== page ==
Spirit of the Dance
When Riverdance had just launched in 1996 one of the early members of the audience was a former market trader and unsuccessful songwriter from Northern England. David King was the son of a music hall comedian and a dancer. He not only loved the show, but noted that the concept of mixing Irish dance and a contemporary rock type stage was not patented. He had a hunch that if he got it right it could make him considerable amounts of money. Riverdance was not booked for the provinces, so he could perhaps fill the gap. So he devised a story, hired some dancers and musicians and designers and created a show himself. He sold all his possessions to raise the cash. It paid off. King made millions from the investment. Between 1998 and 2006 there were 14 troupes, performing the show around the world. And as it reaches its fifteenth year it has apparently been seen by 30 million people.
Celtic Illusion and Eclipse
One of the videos of the original Riverdance found its way to the grandmother of a young boy near Melbourne who was then dreaming of becoming a magician. The boy became obsessed with watching the video; it was the first thing he would do when he came home from school. At 14 Anthony Street started learning to step dance; though as a boy growing up in Chum Creek he was afraid to tell his friends he was learning to dance, so had to practise secretly.
At the age of 19 he was offered a five-month contract to tour with the dance spectacular, Gaelforce Dance. This was soon extended to 11 months after Street auditioned for the show, Dance of Desire, created by Daire Nolan, the original male lead in Lord of the Dance. Street later lived in Dublin for five months and eventually went on to tour France and Germany.
He was so good that he landed the leading role in Lord of the Dance, becoming the principal dancer of the classic show for four and a half years.
The Australian, who had been an enthusiast of magic since the age of 10, then collaborated with a group of his friends in 2011 to combine his two passions in life and create Celtic Illusion. As the production also features songs, he turned to Irish tenor Michael Londra, the musical heavyweight who had starred on Broadway in Riverdance, the show that inspired Street’s dance career.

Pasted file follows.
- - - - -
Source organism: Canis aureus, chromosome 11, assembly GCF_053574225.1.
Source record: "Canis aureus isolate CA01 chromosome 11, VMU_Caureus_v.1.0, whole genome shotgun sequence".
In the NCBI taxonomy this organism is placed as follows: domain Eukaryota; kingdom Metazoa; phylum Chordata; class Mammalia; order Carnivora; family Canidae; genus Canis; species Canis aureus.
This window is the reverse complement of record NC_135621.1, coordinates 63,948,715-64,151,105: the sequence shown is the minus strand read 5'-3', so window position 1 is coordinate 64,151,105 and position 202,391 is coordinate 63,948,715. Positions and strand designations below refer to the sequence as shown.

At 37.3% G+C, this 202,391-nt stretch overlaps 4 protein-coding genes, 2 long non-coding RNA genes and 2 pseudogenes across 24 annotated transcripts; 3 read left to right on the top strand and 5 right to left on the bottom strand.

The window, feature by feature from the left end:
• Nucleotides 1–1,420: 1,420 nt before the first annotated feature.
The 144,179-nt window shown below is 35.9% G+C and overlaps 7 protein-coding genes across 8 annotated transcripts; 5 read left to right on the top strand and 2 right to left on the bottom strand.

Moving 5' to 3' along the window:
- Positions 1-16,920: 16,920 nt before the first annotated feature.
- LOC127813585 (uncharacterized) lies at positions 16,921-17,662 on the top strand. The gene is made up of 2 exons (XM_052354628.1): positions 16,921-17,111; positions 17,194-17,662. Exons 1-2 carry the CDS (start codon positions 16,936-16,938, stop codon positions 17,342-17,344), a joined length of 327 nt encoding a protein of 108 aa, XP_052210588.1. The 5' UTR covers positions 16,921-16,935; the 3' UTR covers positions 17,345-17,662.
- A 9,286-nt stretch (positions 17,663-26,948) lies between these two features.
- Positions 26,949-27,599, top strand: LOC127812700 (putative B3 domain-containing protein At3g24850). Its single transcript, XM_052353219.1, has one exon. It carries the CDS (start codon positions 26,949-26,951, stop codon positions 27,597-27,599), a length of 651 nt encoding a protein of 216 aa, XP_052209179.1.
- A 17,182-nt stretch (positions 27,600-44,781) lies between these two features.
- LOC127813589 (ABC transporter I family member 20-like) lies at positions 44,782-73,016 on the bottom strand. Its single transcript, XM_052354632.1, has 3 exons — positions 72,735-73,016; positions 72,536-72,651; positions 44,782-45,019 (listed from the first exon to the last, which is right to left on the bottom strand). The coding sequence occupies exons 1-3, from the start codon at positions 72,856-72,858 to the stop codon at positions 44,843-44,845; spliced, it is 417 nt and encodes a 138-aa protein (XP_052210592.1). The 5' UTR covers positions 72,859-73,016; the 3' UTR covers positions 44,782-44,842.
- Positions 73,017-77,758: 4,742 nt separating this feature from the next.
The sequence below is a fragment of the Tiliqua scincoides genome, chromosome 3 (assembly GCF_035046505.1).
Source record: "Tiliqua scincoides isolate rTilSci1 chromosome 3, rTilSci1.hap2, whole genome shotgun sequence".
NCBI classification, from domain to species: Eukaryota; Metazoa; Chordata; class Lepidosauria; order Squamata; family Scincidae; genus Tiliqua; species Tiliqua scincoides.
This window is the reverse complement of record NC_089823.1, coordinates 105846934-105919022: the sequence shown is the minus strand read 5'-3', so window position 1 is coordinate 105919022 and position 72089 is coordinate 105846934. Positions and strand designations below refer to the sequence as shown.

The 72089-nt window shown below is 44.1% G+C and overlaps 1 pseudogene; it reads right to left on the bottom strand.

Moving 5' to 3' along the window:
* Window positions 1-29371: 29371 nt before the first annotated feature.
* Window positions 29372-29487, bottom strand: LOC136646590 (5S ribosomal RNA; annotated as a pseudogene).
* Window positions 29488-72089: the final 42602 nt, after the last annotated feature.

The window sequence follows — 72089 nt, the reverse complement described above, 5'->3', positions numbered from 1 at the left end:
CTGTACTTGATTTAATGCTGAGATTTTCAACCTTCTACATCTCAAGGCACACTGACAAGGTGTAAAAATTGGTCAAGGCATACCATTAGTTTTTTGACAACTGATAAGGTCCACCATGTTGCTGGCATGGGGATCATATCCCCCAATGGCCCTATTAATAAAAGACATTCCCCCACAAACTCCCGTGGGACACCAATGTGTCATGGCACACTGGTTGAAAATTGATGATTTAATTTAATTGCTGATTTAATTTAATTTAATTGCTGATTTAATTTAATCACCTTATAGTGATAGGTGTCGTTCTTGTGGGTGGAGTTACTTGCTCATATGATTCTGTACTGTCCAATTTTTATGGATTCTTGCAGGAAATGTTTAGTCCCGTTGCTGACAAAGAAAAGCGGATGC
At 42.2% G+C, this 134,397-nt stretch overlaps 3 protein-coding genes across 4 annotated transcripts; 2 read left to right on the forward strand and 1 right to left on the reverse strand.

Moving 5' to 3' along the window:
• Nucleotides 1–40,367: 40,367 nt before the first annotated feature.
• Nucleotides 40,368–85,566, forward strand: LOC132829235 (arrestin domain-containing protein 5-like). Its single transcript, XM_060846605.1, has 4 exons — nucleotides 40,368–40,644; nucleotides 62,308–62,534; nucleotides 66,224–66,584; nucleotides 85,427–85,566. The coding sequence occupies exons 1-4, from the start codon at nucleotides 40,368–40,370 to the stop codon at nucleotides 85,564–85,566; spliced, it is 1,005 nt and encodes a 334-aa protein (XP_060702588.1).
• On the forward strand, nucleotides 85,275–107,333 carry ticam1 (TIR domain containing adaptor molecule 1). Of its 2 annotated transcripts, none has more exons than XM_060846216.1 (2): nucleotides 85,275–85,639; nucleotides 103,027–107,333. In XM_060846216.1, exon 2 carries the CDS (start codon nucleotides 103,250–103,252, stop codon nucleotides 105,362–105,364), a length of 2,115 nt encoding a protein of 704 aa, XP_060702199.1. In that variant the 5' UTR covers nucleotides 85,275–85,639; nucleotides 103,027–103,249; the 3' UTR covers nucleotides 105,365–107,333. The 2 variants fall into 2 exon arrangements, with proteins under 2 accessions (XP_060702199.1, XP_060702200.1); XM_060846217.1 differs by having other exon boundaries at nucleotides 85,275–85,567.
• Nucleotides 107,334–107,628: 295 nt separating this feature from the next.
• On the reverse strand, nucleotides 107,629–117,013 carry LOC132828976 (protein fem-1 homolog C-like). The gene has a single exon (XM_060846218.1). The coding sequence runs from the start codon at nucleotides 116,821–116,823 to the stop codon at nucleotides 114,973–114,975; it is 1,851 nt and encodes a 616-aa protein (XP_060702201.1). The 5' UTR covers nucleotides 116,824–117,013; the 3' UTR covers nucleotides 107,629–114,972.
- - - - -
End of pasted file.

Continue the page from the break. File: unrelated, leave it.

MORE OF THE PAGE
“We are both part of the Celtic community,” Londra says. “He was the star of Michael Flatley’s Lord of the Dance and I was the lead singer of Riverdance on Broadway. It is [made up of] a small group of people so everyone knows everyone else.”
Londra, named best Irish tenor at the 2011 Irish Music Awards, and hailed as “one of the greatest Irish singers of our time” by the online Celtic forum, Capital Celtic, has performed on the biggest stages in the world, including Madison Square Garden and Radio City Music Hall in New York, the MGM Grand in Las Vegas, and Kremlin Palace, in Moscow.
“When I left Riverdance I started producing my own shows around the world,” Londra says. “I am based in the US and made a name for myself on public television, got a few Emmy nominations as a singer and as a producer. Anthony saw what I was building and contacted me.”
Londra is producer of Celtic Illusion.
Eclipse, using scores written by Londra, combines “illusion with dance in all of its forms”. Its Celtic feel is complemented by choreography from the world of Broadway, tap, ballroom, jazz and contemporary dance. Londra says: “What I love about the show is that, aside from Anthony’s obvious talent as a magician, dancer, choreographer and showman, there’s so much to take in: the costumes, especially the magic costume changes, are spectacular; the athleticism, sheer brilliance and energy of the dancers; and the fact they perform to such a high level in so many forms of dance.”
Neither Londra nor Street are strangers to Hong Kong as both have performed here. Yet, the city’s audiences will be among the first to appreciate Eclipse, before it heads to the US in 2018.
Eclipse has its Hong Kong premiere in Tsuen Wan Town Hall on December 29, followed by Tuen Mun Town Hall the next day, before welcoming in the New Year at Yuen Long Theatre on New Year’s Eve and New Year’s Day. The show is presented as part of the Leisure and Cultural Services Department’s “Cheers!” Series.
The Riverdance story will keep going for a while, it seems. There is apparently even an Irish Dance Barbie. Now that is a certain kind of fame.